The United Nations on Wednesday called for an investigation into the alleged hacking of Jeff Bezos’ phone in 2018, with an emphasis on the “possible involvement” of Saudi crown prince Mohammed bin Salman.
The statement confirmed shocking reports that Bezos — the Amazon CEO, Washington Post owner, and world’s richest person — may have been hacked. The international body reviewed a forensic report from Bezos’ security team asserting his phone was hacked via a malicious video sent from the personal WhatsApp account of Saudi crown prince Mohammed bin Salman.
“The information we have received suggests the possible involvement of the Crown Prince in surveillance of Mr. Bezos, in an effort to influence, if not silence, The Washington Post’s reporting on Saudi Arabia,” according to the statement from U.N. special rapporteur on summary executions and extrajudicial killings, and David Kaye, U.N. special rapporteur on freedom of expression.
The Guardian first reported on the alleged phone hack Tuesday. Hours later, the Saudi embassy called the report “absurd” and demanded a full investigation.
Recent media reports that suggest the Kingdom is behind a hacking of Mr. Jeff Bezos' phone are absurd. We call for an investigation on these claims so that we can have all the facts out.
— Saudi Embassy (@SaudiEmbassyUSA) January 22, 2020
“The alleged hacking of Mr. Bezos’s phone, and those of others, demands immediate investigation by US and other relevant authorities, including investigation of the continuous, multi-year, direct and personal involvement of the Crown Prince in efforts to target perceived opponents,” the U.N. statement said.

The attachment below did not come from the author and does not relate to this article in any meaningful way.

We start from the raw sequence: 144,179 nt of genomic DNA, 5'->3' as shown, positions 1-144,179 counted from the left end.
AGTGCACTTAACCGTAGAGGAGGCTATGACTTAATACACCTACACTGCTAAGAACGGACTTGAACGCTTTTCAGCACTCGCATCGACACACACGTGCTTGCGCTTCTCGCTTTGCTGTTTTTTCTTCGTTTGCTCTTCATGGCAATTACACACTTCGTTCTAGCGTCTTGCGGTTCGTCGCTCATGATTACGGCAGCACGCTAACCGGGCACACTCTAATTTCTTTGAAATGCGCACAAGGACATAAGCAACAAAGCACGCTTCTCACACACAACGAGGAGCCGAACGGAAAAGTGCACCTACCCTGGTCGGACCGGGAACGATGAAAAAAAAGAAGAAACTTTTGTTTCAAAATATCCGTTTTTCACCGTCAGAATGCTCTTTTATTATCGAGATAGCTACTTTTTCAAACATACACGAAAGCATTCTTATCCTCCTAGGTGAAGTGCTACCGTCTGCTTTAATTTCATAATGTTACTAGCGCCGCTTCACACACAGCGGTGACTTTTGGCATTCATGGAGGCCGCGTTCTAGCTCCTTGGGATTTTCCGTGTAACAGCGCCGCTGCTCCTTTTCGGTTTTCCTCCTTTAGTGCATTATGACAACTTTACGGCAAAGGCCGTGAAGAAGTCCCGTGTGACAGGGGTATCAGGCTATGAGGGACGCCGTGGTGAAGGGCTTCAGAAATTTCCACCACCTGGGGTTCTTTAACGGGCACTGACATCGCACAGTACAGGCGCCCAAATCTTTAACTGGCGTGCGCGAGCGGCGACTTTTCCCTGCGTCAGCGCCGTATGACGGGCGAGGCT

The Guardian report raises questions about how The National Enquirer obtained text messages sent between Bezos and his girlfriend Lauren Sanchez that were published last year. A private investigator hired by Bezos asserted in March 2019 that the Saudi government hacked Bezos’ phone.
The Daily Beast previously reported that the Saudis were targeting Bezos, who owns The Washington Post. The Bezos phone hack occurred five months before Washington Post journalist Jamal Khashoggi was murdered at a Saudi consulate in Istanbul in October 2018.
“The circumstances and timing of the hacking and surveillance of Bezos also strengthen support for further investigation by U.S. and other relevant authorities of the allegations that the Crown Prince ordered, incited, or, at a minimum, was aware of planning for but failed to stop the mission that fatally targeted Mr. Khashoggi in Istanbul,” according to the U.N. statement.
The FBI is investigating the hack, reported The Wall Street Journal.
Wired noted that “such brazen targeting of a private citizen — the richest man in the world, no less — is alarming to say the least.”
“It underscores the dangers of an unchecked private market for digital surveillance, and raises serious questions about other prominent U.S. figures who have known relationships with the crown prince, like White House adviser Jared Kushner and President Donald Trump himself,” Wired wrote.
Bezos tweeted a photo from a memorial service for Khashoggi Wednesday following the U.N. revelations.
— Jeff Bezos (@JeffBezos) January 22, 2020